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Will north and north east companies’ new-found passion for video conferencing wane after Covid?

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There has been widespread adoption of remote technology by UK businesses during the pandemic.

Research by communications technology company Zoom found 82% of small and medium-sized enterprise employees used video conferencing last year – up from just 20% in 2019.

This technology was considered vital for firms to be able to keep operating after Covid-19 reached our shores.

Nearly 80% of the large UK businesses surveyed agreed their company could not have survived through the pandemic without video conferencing tools.

Video conferencing can have advantages over face-to-face meetings, though there can be drawbacks too.

There is no substitute for being face-to-face with businesses and partners when it comes to identifying opportunities for growth and developing projects.”

Jennifer Craw, chief executive, Opportunity North East.

One of the significant plus points is increased savings. Many companies have seen their staff travel costs shrink massively during the pandemic, as employees have been unable to attend conferences or meetings.

Another benefit can be in better staff productivity. More employees are working remotely these days – either from home, cafes or other locations outwith the office.

They can join video conferences from virtually anywhere at any time of day.

This type of meeting is also more accessible to employees with disabilities, or those based abroad.

On the downside, a big disadvantage of video conferencing is a lack of personal interaction. This can prevent new employees getting to properly know their colleagues.

Research shows the need to connect socially with others is as basic as our need for food, water and shelter.

University of California professor Matthew Lieberman wrote about this in his book Social: Why Our Brains Are Wired to Connect.

He said: “Being socially connected is our brain’s lifelong passion. It’s been baked into our operating system for tens of millions of years.”

Connectivity woes

Workers using video conferencing on home networks can also suffer from connectivity issues – leading to lagging video or audio, as well as dropped calls.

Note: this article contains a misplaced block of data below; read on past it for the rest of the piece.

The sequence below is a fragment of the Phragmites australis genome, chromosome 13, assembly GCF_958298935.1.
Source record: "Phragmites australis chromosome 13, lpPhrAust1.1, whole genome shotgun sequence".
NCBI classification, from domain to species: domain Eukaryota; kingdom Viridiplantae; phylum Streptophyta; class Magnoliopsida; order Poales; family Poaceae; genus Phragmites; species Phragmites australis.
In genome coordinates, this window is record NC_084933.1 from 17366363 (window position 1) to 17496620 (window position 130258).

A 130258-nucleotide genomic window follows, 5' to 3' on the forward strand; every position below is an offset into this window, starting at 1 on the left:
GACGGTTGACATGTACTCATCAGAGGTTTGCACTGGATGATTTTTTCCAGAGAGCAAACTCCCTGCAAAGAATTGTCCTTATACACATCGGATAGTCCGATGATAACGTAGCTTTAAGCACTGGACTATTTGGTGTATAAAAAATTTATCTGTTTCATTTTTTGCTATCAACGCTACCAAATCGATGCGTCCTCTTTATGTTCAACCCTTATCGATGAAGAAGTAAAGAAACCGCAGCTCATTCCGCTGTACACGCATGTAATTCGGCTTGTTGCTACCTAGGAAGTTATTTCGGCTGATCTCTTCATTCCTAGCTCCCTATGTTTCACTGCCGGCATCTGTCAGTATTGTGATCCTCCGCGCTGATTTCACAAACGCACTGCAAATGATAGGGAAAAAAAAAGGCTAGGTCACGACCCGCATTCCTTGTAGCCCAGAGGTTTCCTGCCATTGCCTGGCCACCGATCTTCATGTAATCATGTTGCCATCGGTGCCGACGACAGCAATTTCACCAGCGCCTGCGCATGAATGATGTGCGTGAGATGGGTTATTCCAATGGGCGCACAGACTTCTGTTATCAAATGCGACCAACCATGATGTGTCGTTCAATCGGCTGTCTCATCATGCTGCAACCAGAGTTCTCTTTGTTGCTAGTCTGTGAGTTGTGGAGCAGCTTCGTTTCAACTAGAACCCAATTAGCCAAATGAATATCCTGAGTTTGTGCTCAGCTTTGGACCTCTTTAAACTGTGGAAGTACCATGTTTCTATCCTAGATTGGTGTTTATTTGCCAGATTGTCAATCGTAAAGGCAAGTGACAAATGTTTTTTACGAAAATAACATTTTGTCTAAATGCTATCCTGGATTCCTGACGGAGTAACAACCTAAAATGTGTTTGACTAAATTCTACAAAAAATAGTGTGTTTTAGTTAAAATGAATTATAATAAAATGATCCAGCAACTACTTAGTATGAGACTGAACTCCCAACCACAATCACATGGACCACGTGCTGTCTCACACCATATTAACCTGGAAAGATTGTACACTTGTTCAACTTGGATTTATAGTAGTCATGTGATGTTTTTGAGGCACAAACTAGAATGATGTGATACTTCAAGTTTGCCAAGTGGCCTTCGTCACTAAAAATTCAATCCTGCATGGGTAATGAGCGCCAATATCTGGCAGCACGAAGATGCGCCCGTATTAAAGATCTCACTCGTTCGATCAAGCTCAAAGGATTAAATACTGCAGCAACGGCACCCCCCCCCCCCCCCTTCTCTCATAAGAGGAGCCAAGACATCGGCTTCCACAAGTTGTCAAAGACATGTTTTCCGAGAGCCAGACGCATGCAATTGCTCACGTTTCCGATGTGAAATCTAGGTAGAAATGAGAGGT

Security may also be a problem, highlighted by instances in the past of hackers disrupting meetings.

All types of organisations in Scotland had to turn to remote technology when the pandemic struck, as lockdowns and other restrictions meant face-to-face meetings were going to be off the agenda for some time.

After the first lockdown in 2020, private-sector economic development catalyst Opportunity North East (One) successfully moved all its programme and project activity online.

Microsoft Teams and Zoom became invaluable tools for the 30-strong team, allowing them to maintain pre-Covid levels of activity, launch programmes and develop new projects.

One is currently delivering its programmes through a blend of in-person and virtual activity.

Chief executive Jennifer Craw said: “There is no substitute for being face-to-face with businesses and partners when it comes to identifying opportunities for growth and developing projects.

“We have learned lessons working online and will continue to adopt what works best in the current hybrid environment to support businesses within groups or individually, engage partners or stakeholders, and deliver projects.”

Jennifer Craw.

TechFest, based in Aberdeen, thoroughly explored its options to take its events online.

The educational charity usually fills the north-east with an array of in-person events that inspire people of all ages to be more actively involved in science, technology, engineering and mathematics (Stem).

Its annual three-week Festival of Stem normally attracts more than 25,000 visitors to Aberdeen.

With the onset of Covid-19, the organisation significantly adapted the way it operated.

We have overcome tough challenges, learned new skills and found benefits from an extremely-tough situation.”

Sarah Chew, managing director, TechFest.